Category Archives: Uncategorized

Funding for African academics and African Masters & PhD students – super helpful! :)

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I’ve reposted Rachel Strohm’s article on “Research and travel funding for African Academics” below. This is a REALLY helpful resource for those looking for funding for research and travel. I’ve also included her funding list for MA and PhD opportunities at the end…

From Rachel:

“As a complement to my list of scholarships for African students doing MAs and PhDs, here are all the research and travel grants that I could find for African professors.  If you come across any others, please send them my way!  They’re listed by funding type and by country or region.

I include the link to the current version of the fellowship or grant offered when I found it, so some of the links may now be out of date.  I don’t have time to update all the links every year, so if you find an outdated link, just Google the current information on the program.

I’ll note here that I get a lot of requests from people asking me to help them get a scholarship.  I’m not affiliated with any of the universities or scholarship providers listed here.  I can’t provide individualized recommendations for scholarships.  I can review a limited number of social science scholarship applications as my schedule permits.

African Post-Docs

European Post-Docs

Other Post-Docs

Research Funding

Travel, Conference, and Visiting Scholar Funding

Training

MA and PhD opportunities

I’ve come across several great scholarship opportunities for African students who’d like to study or attend workshops abroad recently, and wanted to highlight them here.  They’re listed by country or region, and by university.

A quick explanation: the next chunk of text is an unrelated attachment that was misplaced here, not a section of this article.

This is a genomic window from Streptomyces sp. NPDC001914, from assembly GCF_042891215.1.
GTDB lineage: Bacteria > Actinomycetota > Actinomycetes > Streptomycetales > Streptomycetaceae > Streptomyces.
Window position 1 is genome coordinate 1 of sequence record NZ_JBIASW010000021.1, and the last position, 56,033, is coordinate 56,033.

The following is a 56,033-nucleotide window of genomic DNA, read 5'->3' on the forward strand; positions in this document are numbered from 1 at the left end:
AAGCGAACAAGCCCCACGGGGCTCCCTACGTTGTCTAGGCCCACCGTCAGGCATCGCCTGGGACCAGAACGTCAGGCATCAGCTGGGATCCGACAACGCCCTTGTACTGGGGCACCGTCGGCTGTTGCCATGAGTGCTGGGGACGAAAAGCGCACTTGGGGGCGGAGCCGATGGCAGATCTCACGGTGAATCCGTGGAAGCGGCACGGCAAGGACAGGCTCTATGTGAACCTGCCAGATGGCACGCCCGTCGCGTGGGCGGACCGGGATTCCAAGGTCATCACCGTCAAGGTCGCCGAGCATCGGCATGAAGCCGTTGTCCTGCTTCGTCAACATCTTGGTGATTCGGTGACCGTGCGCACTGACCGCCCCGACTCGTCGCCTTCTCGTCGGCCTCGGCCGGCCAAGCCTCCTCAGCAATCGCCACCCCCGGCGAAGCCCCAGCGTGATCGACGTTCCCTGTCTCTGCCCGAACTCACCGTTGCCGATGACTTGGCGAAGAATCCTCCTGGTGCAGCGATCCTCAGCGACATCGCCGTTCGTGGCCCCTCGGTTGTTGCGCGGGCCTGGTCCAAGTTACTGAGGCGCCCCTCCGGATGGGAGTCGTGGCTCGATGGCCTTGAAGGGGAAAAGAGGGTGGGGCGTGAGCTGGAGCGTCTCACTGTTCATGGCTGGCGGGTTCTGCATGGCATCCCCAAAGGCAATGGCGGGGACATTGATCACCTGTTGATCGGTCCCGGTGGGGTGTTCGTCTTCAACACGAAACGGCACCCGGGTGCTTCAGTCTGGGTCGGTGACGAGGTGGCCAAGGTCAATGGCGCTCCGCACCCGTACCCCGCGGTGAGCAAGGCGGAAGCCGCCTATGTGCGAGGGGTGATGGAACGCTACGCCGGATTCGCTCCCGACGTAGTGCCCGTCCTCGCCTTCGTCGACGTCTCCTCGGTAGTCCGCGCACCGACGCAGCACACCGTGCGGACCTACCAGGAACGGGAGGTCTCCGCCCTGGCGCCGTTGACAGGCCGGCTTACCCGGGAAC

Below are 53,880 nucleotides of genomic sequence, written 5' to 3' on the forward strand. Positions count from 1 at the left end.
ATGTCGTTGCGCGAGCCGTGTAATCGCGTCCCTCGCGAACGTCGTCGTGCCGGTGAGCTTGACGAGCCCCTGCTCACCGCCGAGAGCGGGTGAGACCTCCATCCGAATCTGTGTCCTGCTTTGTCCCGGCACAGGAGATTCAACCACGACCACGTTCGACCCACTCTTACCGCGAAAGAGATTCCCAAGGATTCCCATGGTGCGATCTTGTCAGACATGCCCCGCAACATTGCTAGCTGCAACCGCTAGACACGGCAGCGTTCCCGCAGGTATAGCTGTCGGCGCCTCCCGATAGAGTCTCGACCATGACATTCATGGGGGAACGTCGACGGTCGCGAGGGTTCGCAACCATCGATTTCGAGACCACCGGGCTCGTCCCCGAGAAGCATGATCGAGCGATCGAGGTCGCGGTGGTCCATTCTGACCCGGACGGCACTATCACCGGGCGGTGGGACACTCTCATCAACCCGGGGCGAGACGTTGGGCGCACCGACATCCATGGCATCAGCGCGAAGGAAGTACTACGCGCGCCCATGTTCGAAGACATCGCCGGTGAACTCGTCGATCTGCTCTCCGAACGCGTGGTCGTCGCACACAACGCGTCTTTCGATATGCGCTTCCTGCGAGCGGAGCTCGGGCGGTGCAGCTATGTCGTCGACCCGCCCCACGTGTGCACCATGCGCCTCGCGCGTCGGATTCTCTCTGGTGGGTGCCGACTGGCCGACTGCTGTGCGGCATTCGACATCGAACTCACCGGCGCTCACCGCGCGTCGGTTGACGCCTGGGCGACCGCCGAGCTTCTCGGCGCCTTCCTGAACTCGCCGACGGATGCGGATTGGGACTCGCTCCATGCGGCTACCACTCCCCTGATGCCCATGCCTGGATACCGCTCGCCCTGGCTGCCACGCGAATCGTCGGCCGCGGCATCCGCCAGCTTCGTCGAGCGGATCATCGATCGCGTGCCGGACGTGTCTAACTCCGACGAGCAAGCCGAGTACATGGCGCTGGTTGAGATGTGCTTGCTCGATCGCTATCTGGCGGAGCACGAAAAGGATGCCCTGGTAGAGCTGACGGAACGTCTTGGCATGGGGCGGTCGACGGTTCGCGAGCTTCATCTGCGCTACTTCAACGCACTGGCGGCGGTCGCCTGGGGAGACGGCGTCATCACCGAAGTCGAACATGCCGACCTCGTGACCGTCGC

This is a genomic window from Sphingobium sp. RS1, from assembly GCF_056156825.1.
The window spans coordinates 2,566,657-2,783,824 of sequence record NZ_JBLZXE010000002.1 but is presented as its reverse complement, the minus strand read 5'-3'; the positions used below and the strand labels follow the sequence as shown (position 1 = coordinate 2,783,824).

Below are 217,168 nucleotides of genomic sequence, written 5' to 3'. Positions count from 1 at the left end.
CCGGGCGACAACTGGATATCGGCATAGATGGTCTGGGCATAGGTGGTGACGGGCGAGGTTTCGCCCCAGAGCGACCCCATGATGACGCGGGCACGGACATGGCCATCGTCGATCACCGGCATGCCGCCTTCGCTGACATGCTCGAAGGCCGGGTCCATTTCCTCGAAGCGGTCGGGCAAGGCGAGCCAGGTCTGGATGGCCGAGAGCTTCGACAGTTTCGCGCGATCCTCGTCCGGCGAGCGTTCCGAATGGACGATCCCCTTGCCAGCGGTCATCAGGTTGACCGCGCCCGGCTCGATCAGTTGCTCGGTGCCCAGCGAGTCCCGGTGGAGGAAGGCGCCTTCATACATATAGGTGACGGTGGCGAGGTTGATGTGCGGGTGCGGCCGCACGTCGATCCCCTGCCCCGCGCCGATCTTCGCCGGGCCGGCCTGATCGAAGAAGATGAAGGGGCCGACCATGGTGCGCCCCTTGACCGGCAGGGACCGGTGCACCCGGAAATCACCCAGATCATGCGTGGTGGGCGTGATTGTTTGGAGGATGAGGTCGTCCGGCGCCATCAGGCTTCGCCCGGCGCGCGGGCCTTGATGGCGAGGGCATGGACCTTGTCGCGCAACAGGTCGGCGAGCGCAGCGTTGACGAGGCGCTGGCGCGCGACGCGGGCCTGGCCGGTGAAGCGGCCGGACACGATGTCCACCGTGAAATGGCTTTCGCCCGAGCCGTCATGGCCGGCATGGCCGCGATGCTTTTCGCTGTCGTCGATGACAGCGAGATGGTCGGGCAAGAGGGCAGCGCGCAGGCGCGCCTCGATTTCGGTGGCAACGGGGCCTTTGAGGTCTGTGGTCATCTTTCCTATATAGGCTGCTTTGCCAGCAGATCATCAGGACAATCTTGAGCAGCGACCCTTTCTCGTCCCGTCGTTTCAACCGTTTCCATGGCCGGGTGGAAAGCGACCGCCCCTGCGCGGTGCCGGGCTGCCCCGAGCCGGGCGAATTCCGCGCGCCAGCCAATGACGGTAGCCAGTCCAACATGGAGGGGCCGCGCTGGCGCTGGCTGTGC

I include the link to the version of the scholarship offered when I found it, so some of the links may now be out of date.  I don’t have time to update all the links every year, so if you find an outdated link, just Google the current information on the scholarship.

I’ll note here that I get a lot of requests from people asking me to help them get a scholarship.  I’m not affiliated with any of the universities or scholarship providers listed here.  I can’t provide individualized recommendations for scholarships.  I can review a limited number of social science scholarship applications as my schedule permits.

Si vous êtes un étudiant francophone, veuillez regarder la liste des bourses ici.

Africa

Europe

UK

US

Other Resources

(Image at the top from here)

TALIS South Africa 2018

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In 2018 South Africa participated in the OECD’s Teaching and Learning International Survey (TALIS). In SA, 170 high-schools participated in the study and 2,046 teachers from those schools. The aim of the survey, which is nationally representative, is getting accurate and comparable data on the working conditions and learning environments in South African schools, with a special focus on teachers and principals. Here are the three main reports for those interested in digging into the data. It’s difficult to overstate how much valuable information there is in the full OECD report (Volume 1). For any quantitative research students interested in education and thinking about a topic I would strongly recommend looking at the reports and downloading the TALIS 2018 data.

I’ve included some highlights from the reports below, mainly using graphs taken from the reports…

  • Time spent on actual teaching and learning: South African high-school teachers reported that only 66% of their time was spent on actual teaching and learning compared to an average of 78% in the 31 OECD countries.